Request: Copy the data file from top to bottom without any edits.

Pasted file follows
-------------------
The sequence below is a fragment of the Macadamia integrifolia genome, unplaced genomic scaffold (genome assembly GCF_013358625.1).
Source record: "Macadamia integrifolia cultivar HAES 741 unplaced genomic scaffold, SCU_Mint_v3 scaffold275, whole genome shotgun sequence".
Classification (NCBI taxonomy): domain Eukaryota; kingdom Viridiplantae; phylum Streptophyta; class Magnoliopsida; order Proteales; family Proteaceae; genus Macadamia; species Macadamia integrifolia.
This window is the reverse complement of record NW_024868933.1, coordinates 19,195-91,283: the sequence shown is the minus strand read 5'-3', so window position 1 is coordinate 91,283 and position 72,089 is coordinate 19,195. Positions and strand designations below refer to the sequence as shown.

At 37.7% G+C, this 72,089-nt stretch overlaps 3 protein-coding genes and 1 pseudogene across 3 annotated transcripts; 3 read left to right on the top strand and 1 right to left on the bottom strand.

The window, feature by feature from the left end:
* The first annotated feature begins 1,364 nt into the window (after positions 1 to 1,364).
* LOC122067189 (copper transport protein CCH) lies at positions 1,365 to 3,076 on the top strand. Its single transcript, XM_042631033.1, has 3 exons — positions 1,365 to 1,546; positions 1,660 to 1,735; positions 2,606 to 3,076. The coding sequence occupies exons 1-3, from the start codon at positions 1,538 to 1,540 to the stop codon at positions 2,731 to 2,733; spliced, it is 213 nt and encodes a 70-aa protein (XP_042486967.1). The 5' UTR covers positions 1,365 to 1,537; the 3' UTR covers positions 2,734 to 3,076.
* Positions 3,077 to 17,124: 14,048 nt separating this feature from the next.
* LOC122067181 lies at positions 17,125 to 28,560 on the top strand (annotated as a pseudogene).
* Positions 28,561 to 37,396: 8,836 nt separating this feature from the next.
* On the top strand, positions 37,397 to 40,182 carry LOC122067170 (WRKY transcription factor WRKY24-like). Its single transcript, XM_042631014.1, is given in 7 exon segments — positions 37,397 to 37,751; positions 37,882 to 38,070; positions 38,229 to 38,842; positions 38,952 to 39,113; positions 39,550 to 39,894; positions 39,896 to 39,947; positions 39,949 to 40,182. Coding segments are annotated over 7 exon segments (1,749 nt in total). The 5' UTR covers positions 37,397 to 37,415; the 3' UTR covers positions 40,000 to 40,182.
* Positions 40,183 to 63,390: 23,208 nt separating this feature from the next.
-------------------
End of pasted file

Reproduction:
The sequence below is a fragment of the Macadamia integrifolia genome, unplaced genomic scaffold (genome assembly GCF_013358625.1).
Source record: "Macadamia integrifolia cultivar HAES 741 unplaced genomic scaffold, SCU_Mint_v3 scaffold275, whole genome shotgun sequence".
Classification (NCBI taxonomy): domain Eukaryota; kingdom Viridiplantae; phylum Streptophyta; class Magnoliopsida; order Proteales; family Proteaceae; genus Macadamia; species Macadamia integrifolia.
This window is the reverse complement of record NW_024868933.1, coordinates 19,195-91,283: the sequence shown is the minus strand read 5'-3', so window position 1 is coordinate 91,283 and position 72,089 is coordinate 19,195. Positions and strand designations below refer to the sequence as shown.

At 37.7% G+C, this 72,089-nt stretch overlaps 3 protein-coding genes and 1 pseudogene across 3 annotated transcripts; 3 read left to right on the top strand and 1 right to left on the bottom strand.

The window, feature by feature from the left end:
* The first annotated feature begins 1,364 nt into the window (after positions 1 to 1,364).
* LOC122067189 (copper transport protein CCH) lies at positions 1,365 to 3,076 on the top strand. Its single transcript, XM_042631033.1, has 3 exons — positions 1,365 to 1,546; positions 1,660 to 1,735; positions 2,606 to 3,076. The coding sequence occupies exons 1-3, from the start codon at positions 1,538 to 1,540 to the stop codon at positions 2,731 to 2,733; spliced, it is 213 nt and encodes a 70-aa protein (XP_042486967.1). The 5' UTR covers positions 1,365 to 1,537; the 3' UTR covers positions 2,734 to 3,076.
* Positions 3,077 to 17,124: 14,048 nt separating this feature from the next.
* LOC122067181 lies at positions 17,125 to 28,560 on the top strand (annotated as a pseudogene).
* Positions 28,561 to 37,396: 8,836 nt separating this feature from the next.
* On the top strand, positions 37,397 to 40,182 carry LOC122067170 (WRKY transcription factor WRKY24-like). Its single transcript, XM_042631014.1, is given in 7 exon segments — positions 37,397 to 37,751; positions 37,882 to 38,070; positions 38,229 to 38,842; positions 38,952 to 39,113; positions 39,550 to 39,894; positions 39,896 to 39,947; positions 39,949 to 40,182. Coding segments are annotated over 7 exon segments (1,749 nt in total). The 5' UTR covers positions 37,397 to 37,415; the 3' UTR covers positions 40,000 to 40,182.
* Positions 40,183 to 63,390: 23,208 nt separating this feature from the next.